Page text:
Diary, Photo

Hotel Le Florimay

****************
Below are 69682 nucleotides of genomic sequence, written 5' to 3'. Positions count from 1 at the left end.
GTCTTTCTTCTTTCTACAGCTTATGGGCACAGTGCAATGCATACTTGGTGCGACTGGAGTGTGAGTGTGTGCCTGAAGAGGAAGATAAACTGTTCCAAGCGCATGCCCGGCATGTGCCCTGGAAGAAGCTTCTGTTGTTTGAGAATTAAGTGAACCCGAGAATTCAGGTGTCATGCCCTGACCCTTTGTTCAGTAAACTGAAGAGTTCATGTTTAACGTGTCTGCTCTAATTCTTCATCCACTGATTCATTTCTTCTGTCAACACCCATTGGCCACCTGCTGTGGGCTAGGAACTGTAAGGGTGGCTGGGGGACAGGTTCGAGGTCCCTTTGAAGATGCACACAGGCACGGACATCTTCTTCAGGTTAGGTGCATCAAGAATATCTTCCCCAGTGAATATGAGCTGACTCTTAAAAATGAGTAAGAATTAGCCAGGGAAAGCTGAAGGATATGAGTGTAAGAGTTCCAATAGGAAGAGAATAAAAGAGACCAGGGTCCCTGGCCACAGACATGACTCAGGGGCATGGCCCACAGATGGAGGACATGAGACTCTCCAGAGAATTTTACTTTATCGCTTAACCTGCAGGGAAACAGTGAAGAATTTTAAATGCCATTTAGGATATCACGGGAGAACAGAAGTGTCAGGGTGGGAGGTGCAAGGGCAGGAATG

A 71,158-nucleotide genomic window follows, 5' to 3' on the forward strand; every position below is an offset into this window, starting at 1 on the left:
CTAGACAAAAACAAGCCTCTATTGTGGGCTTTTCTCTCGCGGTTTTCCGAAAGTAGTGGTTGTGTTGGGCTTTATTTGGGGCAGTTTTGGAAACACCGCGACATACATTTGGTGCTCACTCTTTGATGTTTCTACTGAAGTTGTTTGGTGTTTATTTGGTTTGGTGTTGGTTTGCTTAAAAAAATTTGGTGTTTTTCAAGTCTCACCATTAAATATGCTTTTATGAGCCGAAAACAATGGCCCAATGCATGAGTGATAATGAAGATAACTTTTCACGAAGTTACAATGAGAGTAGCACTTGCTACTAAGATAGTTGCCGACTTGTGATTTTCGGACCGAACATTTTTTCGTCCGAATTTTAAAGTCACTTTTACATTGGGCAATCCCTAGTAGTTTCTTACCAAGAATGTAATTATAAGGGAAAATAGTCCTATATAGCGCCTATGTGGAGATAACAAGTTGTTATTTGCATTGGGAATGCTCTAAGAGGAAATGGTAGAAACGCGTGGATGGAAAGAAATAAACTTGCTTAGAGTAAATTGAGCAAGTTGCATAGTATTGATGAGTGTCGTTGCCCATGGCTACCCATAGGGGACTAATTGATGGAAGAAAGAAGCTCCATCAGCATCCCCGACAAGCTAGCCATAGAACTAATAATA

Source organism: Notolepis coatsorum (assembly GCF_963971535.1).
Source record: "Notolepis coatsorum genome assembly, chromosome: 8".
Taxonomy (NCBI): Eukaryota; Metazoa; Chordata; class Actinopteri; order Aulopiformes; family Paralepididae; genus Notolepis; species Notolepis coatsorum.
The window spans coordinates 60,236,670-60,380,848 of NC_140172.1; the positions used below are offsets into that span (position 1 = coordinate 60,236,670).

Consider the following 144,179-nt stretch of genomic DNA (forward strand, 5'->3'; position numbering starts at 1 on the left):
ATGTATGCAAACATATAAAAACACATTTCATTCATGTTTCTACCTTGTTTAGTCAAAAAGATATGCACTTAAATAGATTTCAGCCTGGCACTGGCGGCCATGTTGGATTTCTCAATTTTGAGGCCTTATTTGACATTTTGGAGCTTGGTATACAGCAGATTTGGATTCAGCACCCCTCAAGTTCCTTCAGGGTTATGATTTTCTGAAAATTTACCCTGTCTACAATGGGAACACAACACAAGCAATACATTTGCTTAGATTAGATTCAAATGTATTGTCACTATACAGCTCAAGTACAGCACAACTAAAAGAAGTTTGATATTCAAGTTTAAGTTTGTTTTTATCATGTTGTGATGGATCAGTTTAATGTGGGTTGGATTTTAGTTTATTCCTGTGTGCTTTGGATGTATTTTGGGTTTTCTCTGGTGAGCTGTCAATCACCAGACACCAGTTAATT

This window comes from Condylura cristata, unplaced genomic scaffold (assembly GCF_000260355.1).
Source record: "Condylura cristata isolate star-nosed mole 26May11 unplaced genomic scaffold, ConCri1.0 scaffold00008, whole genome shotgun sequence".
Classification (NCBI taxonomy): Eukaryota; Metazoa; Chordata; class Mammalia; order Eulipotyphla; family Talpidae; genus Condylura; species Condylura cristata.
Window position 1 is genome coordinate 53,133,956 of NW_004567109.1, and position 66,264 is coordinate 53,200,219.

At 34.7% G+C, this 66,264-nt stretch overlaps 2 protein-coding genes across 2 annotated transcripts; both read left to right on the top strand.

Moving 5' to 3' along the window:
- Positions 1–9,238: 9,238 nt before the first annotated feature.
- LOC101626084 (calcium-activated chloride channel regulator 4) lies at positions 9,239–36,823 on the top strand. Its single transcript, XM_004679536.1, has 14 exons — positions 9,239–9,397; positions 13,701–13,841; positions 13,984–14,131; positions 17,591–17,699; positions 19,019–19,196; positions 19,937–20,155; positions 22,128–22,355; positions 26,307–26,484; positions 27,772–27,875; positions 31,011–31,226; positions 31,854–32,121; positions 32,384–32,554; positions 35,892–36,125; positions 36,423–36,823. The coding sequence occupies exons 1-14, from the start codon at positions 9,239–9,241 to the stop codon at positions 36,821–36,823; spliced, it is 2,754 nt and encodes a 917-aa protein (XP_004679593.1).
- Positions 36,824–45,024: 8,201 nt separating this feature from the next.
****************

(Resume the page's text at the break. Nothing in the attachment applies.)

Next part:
I arrive the long way around having taken the first exit for Montmagny I see on the highway. I get to see the exuberant displays of Christmas lights on the front lawns of locals as I come into town. I am exhausted having left my parents’ house in Guelph 12 hours earlier, driving with a fever and a sore throat. With windchill, it is minus 30 now and the fire in the lobby is welcoming. I attempt some rusty French with the friendly young woman at the desk and ask for a chambre tranquil. She thinks I am asking for 2 queens but we sort it out. She will give me a quiet room on the second floor. I go out the car and gather up knapsack, food bag, laptop, pillows, and one or two other things I don’t want to freeze in the car. The clerk is at the door to open it for me. She asks in French if I need help with my things to get to my room and I laugh and say Non! I go up and down the corridor twice looking for my room, which is out of sequence and tucked in at the end of the hall. Quiet indeed. The room has a comfortable bed with elegant bolsters, 2 leather chairs, a TV in a cabinet, a desk and a small fridge. I feel blessed when I lie down on the bed. The driving was not hard but I am grateful to be here. I call my boyfriend and we talk for a short while and then I go to bed. The room is blissfully quiet, friendly, peaceful. In the morning I shower and write 3 pages and go down for breakfast. My fever has broken and my head has cleared. My throat is sore, but I have rested. I eat cereal and whole wheat toast with peanut butter. I drink a big glass of orange juice. I exchange a few words in French with some other guests. I admire with astonishment the hibiscus in the corner, which has two luscious blooms. A television plays a sitcom or a movie that features Carla from Cheers and a Saint Bernard, which is being given a bath. The show is dubbed in French. Suddenly a song bursts out in English: I’m walking on sunshine…. I smile. I hear the birds singing out from the lobby. On the way back to the room I say hello. There are two in the wrought-iron cage — they are green and yellow. They groom each other and touch their bills together. I gather all of my things from the room and stow them in the car. I return my key cheerfully. It is a brilliant morning, very cold, very fresh. I scrape a little frost from the windows and look at the solid ice in my water bottle, which I left in the car. At 8:30, I pull out of the parking lot with the song in my head — I’m walking on sunshine….